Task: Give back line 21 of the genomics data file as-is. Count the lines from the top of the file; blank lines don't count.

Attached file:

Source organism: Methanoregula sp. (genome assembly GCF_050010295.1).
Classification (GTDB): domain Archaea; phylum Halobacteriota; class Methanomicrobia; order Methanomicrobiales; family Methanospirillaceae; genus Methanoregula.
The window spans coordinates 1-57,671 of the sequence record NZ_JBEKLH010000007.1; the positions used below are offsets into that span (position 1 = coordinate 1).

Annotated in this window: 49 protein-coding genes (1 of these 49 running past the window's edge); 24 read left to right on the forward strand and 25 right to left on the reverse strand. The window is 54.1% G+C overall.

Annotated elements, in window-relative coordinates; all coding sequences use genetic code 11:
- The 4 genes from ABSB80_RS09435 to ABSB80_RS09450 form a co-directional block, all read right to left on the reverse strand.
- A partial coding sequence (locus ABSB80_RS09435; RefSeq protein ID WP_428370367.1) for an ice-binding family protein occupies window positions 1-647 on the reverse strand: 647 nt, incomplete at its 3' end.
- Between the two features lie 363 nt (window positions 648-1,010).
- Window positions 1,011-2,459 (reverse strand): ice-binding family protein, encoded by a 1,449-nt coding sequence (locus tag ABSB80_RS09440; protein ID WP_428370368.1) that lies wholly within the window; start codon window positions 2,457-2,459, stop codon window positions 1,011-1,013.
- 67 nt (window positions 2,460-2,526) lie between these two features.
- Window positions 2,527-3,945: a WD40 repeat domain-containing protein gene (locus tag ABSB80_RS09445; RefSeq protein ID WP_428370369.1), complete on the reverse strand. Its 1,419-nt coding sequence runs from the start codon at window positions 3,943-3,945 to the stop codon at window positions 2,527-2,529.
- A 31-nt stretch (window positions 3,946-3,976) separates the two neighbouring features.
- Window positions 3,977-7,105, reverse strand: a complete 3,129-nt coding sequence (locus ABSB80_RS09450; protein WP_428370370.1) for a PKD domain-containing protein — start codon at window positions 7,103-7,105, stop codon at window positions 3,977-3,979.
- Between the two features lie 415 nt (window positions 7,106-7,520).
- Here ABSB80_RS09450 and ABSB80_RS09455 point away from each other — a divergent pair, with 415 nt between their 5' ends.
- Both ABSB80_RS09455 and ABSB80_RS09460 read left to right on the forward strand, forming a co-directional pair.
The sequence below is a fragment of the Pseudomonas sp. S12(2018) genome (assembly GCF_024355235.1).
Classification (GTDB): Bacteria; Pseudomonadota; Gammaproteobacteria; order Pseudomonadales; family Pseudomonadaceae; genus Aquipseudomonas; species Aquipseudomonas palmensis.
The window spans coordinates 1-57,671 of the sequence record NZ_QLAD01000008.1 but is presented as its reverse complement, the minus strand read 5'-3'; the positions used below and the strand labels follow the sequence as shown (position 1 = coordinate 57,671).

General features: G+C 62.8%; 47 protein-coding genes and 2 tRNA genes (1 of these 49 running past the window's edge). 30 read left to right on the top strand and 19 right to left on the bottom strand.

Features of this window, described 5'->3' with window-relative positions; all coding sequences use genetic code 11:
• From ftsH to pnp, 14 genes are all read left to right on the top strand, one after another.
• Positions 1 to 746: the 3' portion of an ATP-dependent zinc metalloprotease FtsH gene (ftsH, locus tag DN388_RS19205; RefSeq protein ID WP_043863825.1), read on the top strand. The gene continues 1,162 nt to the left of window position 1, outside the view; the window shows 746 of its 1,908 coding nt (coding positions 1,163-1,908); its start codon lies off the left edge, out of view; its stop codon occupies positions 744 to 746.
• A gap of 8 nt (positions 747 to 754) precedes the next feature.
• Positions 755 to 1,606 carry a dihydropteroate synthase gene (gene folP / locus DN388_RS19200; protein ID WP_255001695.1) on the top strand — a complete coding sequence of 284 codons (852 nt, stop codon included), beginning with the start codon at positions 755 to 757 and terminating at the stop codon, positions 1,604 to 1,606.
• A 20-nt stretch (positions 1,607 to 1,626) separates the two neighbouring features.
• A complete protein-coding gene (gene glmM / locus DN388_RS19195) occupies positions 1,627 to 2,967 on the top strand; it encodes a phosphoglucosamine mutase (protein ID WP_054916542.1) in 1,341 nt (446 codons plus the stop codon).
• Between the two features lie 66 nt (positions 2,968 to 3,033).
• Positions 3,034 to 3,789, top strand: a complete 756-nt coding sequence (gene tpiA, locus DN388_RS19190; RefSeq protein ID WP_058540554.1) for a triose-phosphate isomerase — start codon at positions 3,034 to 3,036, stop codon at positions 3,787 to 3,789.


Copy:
Features of this window, described 5'->3' with window-relative positions; all coding sequences use genetic code 11: